It’s this kind of environment that has the Maven wondering whether he too should head out to the Hamptons for the summer and put this column on holiday until he feels like returning.

Sadly, that’s not a viable option, as the Maven is in no position to afford the Hamptons. Nor would he want to, given the sneers and snarkiness he’d have to endure from the 1 percenters who run the place. They don’t appreciate even temporary visits from peons with less than $50 million net worth.

So, the Maven will sit here and try to figure out what, if anything, is going on underneath this market’s surface that might eventually make us a bit of money. And when he does, he’ll share. Middle-class investors, after all, have to stick together. One needs the company of companions in what Jack London called “The Fellowship of Pain.”

Today’s trading tips

The averages seem to have resumed their normal Monday ways today, with all major averages off a bit less than 0.3 percent as of the noon hour EDT. After staying around a bit too long, the Maven has been peeling off shares invested in mortgage REITs, utilities and preferred stocks that don’t have an expiration date.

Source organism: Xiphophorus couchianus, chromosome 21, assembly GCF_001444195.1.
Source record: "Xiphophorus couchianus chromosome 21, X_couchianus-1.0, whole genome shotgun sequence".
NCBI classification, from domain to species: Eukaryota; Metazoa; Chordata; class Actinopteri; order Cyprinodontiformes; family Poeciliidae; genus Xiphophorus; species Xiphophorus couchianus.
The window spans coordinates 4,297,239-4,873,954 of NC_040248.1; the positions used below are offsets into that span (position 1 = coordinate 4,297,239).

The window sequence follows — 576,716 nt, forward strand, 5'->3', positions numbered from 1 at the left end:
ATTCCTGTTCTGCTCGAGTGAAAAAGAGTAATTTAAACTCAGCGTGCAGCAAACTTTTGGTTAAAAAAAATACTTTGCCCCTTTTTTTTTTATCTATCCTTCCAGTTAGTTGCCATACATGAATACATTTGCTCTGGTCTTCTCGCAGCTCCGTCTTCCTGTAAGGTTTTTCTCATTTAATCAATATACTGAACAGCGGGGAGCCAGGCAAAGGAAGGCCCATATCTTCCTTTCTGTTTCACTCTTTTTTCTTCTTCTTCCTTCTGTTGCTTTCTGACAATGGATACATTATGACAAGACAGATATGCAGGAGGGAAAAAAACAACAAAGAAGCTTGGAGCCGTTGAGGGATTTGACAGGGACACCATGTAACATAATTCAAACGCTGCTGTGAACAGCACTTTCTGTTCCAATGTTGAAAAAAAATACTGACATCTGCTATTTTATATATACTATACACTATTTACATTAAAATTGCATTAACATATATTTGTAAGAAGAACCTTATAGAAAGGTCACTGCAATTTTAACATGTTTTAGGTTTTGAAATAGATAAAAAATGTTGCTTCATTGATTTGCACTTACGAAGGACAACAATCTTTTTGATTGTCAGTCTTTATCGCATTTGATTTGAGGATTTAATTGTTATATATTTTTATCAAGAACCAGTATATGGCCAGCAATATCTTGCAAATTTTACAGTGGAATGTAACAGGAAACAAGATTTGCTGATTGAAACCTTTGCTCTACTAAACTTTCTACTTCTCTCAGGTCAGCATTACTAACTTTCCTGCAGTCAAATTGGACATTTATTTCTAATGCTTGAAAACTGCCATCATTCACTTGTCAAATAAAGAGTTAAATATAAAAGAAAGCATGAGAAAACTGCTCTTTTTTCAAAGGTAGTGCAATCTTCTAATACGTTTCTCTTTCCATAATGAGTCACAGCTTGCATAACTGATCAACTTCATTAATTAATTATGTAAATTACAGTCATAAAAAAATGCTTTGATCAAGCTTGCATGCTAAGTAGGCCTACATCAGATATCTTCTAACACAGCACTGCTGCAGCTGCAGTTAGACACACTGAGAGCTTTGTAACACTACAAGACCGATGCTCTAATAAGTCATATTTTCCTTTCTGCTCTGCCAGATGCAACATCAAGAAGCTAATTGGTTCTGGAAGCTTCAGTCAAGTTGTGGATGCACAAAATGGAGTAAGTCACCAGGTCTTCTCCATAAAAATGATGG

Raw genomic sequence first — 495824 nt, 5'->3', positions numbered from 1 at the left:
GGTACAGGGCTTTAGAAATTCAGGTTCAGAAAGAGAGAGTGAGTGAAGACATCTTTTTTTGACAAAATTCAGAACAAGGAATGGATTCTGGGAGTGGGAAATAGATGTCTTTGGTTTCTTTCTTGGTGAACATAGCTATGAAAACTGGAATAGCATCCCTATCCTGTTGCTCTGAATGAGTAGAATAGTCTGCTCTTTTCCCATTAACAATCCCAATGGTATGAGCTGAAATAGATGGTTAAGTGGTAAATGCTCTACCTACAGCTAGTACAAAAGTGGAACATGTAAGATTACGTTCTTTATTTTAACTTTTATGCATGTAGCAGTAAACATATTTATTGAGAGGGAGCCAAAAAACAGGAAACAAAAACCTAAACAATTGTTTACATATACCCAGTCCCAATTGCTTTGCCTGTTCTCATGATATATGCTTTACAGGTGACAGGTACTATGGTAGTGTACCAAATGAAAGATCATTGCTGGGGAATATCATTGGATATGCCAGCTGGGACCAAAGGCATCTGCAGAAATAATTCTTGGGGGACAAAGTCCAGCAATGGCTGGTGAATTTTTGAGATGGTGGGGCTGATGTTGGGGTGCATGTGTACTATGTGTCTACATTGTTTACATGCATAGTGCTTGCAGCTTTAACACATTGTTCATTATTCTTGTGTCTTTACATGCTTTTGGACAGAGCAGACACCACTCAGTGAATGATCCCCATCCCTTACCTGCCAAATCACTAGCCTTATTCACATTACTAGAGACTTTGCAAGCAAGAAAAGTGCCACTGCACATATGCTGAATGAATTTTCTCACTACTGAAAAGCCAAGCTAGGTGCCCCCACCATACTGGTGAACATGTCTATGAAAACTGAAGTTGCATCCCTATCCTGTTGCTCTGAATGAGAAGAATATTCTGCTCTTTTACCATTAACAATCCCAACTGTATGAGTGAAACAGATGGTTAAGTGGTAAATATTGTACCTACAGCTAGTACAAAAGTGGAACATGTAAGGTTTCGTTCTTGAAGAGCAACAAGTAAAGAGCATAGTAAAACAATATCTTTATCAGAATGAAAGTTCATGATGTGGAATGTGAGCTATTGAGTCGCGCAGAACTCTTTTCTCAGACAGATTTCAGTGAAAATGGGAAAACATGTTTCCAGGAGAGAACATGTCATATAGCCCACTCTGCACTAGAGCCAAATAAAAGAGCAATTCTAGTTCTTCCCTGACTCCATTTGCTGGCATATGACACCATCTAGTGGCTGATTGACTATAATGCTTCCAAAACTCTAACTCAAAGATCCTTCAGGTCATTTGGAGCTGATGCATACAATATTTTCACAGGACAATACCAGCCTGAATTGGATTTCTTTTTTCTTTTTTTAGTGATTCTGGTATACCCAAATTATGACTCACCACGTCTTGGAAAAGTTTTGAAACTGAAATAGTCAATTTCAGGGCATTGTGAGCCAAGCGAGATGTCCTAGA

The market seems convinced that the Fed will stick to its story and raise interest rates in September or December, and that will keep these stocks under continuing pressure until capital losses in investment accounts begin to exceed their generous yields.

We hate to part with those outsized yields, but when Mr. Market decides to make a move, you have to acknowledge it and get out of the way, even if you lose a bit of principal to do so. Otherwise, out-of-favor stocks keep going down and you get hosed.

On the other hand, we’re considering getting back into our longtime favorite REIT, Two Harbors (symbol: TWO). Why? They’ve diversified into other areas, including lucrative mortgage servicing, thus taking a chunk of interest rate volatility out of the stock. Pennymac (PMT) and New Residential (NRZ) have also been diversifying a bit and are worth at least a look here.

We’re also looking into regional banks and certain insurance companies. We’re already in tiny bits of Cleveland-based KeyCorp (KEY) and the still high-yielding but analyst-hated New York Community Bank (NYCB). We missed last week’s massive upward move in Utah’s Zion Bancorp (ZION). But if we get a pullback, we might pick up a few shares of this one, too.

Banks, particularly regionals, seem to finally be on a tear (fingers crossed), given that they may finally be able to make money again if interest rates start scootching up, as it looks like they might later this year. Then again, you never know what the government will do TO you at any given time, even though they say they’re doing it FOR you.

Stay tuned. We’re still here. And although we can’t afford the Hamptons, nearby Virginia Beach could work. At least it would be more fun.